Awka comprises seven Igbo groups sharing common blood lineage divided into two sections. Ifite Section, the senior section, comprises four groups, Ayom-na-Okpala, Nkwelle, Amachalla, and Ifite-Oka followed by Ezinator Section, which consists of three groups, Amikwo, Ezi-Oka and Agulu. Each of these groups has a number of villages. All together, Awka comprises 33 villages.
Located in Nigeria, Awka is the capital of Anambra State. The region in ancient times was the site of the Nri Civilization that produced the earliest documented bronze works in Sub-Saharan Africa around 800 AD. Prior to the 20th century, Awka was famous for metal working. It’s blacksmiths were prized throughout the region for making farming implements, weapons and tools.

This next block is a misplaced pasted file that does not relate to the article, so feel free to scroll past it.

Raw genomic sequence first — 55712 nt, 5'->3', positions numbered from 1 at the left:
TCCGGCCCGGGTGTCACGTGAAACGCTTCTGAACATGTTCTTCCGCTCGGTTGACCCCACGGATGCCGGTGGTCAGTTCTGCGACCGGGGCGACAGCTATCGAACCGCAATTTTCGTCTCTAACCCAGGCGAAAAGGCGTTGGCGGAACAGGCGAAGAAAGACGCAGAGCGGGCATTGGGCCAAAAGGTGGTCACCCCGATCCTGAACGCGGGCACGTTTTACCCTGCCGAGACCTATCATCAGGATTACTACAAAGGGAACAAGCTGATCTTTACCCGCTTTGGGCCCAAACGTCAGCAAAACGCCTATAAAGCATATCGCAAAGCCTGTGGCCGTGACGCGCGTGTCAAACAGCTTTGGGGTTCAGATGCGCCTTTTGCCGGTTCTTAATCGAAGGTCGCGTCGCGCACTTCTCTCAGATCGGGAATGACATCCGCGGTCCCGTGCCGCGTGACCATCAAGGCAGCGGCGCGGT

Before the inception of British rule, Awka was governed by titled men known as Ozo and Ndichie who were accomplished individuals in the community. The local leaders held general meetings or Izu Awka either at the residence of the oldest man (Otochal Awka) or at a place designated by him.
Awka is currently divided into two local government areas, Awka North and Awka South. Although part of the nation’s republic, Awka still preserves traditional systems of governance with Ozo titled men often consulted for village and community issues and a paramount cultural ruler, the Eze Uzu who is elected by all Ozo titled men by rotation amongst different villages to represent the city at state functions.